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  1. #1
    Join Date
    Dec 2004
    Posts
    1

    Question Selecting attributes for an Entity

    Hi,

    My question is about selecting attributes for an Entity, The case is
    as follows
    Entity is STUDENT
    Fee recieved per month is recorded, as well as the total fee recieved
    (including the fine) is stored per semester and per year as well.
    My Question is should I store the three values in database or should
    i simply store the fee recieved per month and display other 2 values
    (fee per semester and per year) by calculating using the front end.

    Thanks in Advance..!

    Jawwad Alam

  2. #2
    Join Date
    Mar 2004
    Posts
    370
    Hi,
    My general rule is: if the frequency of queries which use per semester and per year tuition field is high in other word your clients do this many times (many times is relative for you purpose) then save these columns in table.
    Otherwise use computational data and do not save them.It is just for performance and does not anything with database design.
    -Best wishes

  3. #3
    Join Date
    Dec 2004
    Posts
    1
    Quote Originally Posted by Ach
    Hi,
    My general rule is: if the frequency of queries which use per semester and per year tuition field is high in other word your clients do this many times (many times is relative for you purpose) then save these columns in table.
    Otherwise use computational data and do not save them.It is just for performance and does not anything with database design.
    -Best wishes
    Hi Ach,

    Thanks for your suggestion. I was also considering the same thing.. frequency of queries for the fields. I have got another idea, that is to make a view rather than calculating using front end... and making the backend design more descriptive.. What do you say about it..?

    Waiting for your response
    Jawwad Alam

  4. #4
    Join Date
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    Quote Originally Posted by Ach
    Hi,
    My general rule is: if the frequency of queries which use per semester and per year tuition field is high in other word your clients do this many times (many times is relative for you purpose) then save these columns in table.
    Otherwise use computational data and do not save them.It is just for performance and does not anything with database design.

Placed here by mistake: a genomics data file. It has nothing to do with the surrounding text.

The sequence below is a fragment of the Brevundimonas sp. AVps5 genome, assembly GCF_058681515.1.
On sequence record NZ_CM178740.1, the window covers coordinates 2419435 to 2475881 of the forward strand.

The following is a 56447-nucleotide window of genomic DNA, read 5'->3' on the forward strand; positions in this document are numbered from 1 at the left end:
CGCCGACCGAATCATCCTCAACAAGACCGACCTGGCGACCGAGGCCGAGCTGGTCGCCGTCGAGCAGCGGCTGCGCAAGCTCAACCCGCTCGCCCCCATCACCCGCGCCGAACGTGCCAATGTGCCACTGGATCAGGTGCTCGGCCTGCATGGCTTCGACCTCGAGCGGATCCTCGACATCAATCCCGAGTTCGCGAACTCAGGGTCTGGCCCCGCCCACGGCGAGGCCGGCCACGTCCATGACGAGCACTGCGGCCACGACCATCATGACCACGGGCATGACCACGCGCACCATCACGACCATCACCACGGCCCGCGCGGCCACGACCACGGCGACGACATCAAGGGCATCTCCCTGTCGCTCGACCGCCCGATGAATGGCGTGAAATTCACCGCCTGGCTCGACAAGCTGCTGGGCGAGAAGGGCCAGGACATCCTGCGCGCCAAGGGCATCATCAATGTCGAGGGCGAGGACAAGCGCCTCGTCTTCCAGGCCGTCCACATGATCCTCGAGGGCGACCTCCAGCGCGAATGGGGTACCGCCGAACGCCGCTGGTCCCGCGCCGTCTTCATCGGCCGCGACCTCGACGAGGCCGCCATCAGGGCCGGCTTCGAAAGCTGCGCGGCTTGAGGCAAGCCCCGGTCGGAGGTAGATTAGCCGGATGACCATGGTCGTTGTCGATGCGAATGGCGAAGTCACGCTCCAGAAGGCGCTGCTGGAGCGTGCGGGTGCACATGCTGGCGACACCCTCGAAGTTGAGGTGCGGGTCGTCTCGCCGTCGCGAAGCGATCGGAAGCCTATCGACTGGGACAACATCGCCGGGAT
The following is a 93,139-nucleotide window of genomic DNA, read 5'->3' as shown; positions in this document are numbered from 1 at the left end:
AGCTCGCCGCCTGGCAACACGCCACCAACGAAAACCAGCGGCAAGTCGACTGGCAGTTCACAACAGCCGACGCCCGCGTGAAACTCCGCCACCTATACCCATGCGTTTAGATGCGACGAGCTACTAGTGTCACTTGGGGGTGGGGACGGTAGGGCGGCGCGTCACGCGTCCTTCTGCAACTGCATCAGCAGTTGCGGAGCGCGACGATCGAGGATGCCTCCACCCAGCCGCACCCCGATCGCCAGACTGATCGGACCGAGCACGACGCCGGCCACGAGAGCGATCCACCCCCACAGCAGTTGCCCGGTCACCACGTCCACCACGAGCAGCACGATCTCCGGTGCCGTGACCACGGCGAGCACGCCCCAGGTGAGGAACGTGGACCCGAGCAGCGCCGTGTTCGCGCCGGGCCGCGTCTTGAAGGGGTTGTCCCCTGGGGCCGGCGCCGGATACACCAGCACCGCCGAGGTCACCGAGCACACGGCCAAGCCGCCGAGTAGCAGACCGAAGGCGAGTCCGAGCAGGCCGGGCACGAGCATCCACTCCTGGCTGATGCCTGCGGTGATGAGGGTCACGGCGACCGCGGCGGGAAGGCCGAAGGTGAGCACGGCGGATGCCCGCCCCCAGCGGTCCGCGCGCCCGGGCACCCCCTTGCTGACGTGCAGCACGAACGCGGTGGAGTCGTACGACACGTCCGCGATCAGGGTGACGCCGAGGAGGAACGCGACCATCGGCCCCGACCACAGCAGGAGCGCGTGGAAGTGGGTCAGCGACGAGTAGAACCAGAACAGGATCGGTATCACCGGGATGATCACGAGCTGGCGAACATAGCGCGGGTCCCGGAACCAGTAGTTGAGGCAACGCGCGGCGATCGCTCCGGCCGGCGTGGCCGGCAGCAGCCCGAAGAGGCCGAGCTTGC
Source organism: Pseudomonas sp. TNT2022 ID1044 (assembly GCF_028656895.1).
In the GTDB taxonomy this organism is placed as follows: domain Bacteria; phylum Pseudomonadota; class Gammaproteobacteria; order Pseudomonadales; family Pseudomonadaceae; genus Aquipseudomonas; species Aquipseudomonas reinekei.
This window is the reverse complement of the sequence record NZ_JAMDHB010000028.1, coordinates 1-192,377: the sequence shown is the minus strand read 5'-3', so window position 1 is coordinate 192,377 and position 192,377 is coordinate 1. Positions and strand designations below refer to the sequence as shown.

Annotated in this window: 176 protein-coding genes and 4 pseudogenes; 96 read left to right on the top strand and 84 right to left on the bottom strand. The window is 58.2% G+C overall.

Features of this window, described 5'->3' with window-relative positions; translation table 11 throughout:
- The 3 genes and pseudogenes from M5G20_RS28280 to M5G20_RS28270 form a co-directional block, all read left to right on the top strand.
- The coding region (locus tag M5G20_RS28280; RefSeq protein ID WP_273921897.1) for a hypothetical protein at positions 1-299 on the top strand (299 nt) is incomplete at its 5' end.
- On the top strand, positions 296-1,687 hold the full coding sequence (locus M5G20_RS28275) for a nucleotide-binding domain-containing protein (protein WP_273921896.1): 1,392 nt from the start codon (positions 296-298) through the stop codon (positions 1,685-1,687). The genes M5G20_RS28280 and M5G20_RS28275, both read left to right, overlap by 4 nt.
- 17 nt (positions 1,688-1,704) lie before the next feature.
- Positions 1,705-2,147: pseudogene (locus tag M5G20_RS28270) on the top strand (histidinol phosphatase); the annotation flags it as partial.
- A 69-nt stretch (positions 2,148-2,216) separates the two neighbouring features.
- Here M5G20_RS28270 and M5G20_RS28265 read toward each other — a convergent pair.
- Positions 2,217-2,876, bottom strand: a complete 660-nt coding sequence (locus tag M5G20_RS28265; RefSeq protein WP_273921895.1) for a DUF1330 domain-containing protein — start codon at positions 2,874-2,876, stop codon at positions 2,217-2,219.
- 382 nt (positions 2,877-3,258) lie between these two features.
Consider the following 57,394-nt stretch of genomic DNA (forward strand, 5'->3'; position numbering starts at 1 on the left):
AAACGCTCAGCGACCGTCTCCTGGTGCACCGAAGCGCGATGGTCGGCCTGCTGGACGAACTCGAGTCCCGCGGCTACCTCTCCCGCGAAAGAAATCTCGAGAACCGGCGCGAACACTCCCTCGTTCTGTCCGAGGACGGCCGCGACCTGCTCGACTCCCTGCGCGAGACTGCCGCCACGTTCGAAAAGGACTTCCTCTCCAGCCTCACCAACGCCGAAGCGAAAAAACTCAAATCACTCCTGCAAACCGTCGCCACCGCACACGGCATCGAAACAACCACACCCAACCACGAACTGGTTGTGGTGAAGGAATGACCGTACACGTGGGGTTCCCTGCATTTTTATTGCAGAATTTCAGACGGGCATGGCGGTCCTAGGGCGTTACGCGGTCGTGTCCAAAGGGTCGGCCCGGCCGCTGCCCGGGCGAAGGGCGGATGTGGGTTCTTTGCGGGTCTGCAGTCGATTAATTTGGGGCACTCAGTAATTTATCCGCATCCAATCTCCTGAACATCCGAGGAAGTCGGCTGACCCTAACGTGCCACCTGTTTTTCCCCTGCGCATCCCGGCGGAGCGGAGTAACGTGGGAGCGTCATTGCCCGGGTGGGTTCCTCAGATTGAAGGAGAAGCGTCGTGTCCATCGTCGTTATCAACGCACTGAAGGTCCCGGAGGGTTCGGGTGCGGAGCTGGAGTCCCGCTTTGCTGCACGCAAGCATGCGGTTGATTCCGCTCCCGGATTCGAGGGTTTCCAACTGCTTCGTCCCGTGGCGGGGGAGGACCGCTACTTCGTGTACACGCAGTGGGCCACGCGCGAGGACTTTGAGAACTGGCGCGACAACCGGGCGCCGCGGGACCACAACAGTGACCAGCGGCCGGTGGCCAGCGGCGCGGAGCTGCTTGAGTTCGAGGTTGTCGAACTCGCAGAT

-Best wishes
    My general rule is: do not introduce the possibility of human error and subsequent integrity issues.

    If you can derive the value from existing information, you would be ill-advised to duplicate it elsewhere. A compiled view will most likely be nominal while still providing the "descriptive" backend you apparantly desire.
    oh yeah... documentation... I have heard of that.

    *** What Do You Want In The MS Access Forum? ***

  5. #5
    Join Date
    Mar 2004
    Posts
    370

    views?!

    Hi,
    you are right.You MAY use view but note that a view does not have stored data essentialy so it could not gain performance benefits as computed fields.
    but you may use it for design and security and ....
    A computed data using a trigger for example is not error prone dear Teddy (LOL)
    I suggest you look at something higher than ACCESS
    -Best wishes

  6. #6
    Join Date
    Apr 2004
    Location
    Toronto, Canada
    Posts
    249
    I agree with Teddy that other alternatives should be explored before deciding to store computed fields.

    There is always a cost with storing computed fields. Every transaction must fire the trigger and that incurs a small cost. The space required to store the field incurs some cost. There is always the possibility that the trigger may become invalid, be dropped, etc. Then, an uninformed developer, believing that everything is fine, will end up displaying wrong results.

    With a view, you pay the cost only when the information is requested. Often, the DBMS can optimize the query so the performance hit is negligible.

    Look at the performance with a view. if that is slower but acceptable, use it. Else, use the pre-computed field.

    It is not a question of Access or Oracle or SQL Server. It is a question of database design principles.

    And we'll thank you, Ach, not to resort to crude personal attacks. Debate the merits of the argument. Explain why you disagree with someone. Don't get personal.

    Ravi.
    Last edited by rajiravi; 01-02-05 at 19:03.

  7. #7
    Join Date
    Mar 2003
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    Quote Originally Posted by Ach
    Hi,
    you are right.You MAY use view but note that a view does not have stored data essentialy so it could not gain performance benefits as computed fields.
    but you may use it for design and security and ....
    A computed data using a trigger for example is not error prone dear Teddy (LOL)
    I suggest you look at something higher than ACCESS
    -Best wishes
    I'm running access as a reporting engine to MSSQL2k

    If you're going to resort to personal attacks, please be sure you have a solid understanding of the environment you choose to attack. As I'm sure you already knew, adp's use MSSQL and all of it's caveats exclusively with regard to the backend.

    I also find that calc'ing values tends to be quicker client-side then any stored procedure or "compiled view" if you will.
    oh yeah... documentation... I have heard of that.

    *** What Do You Want In The MS Access Forum? ***

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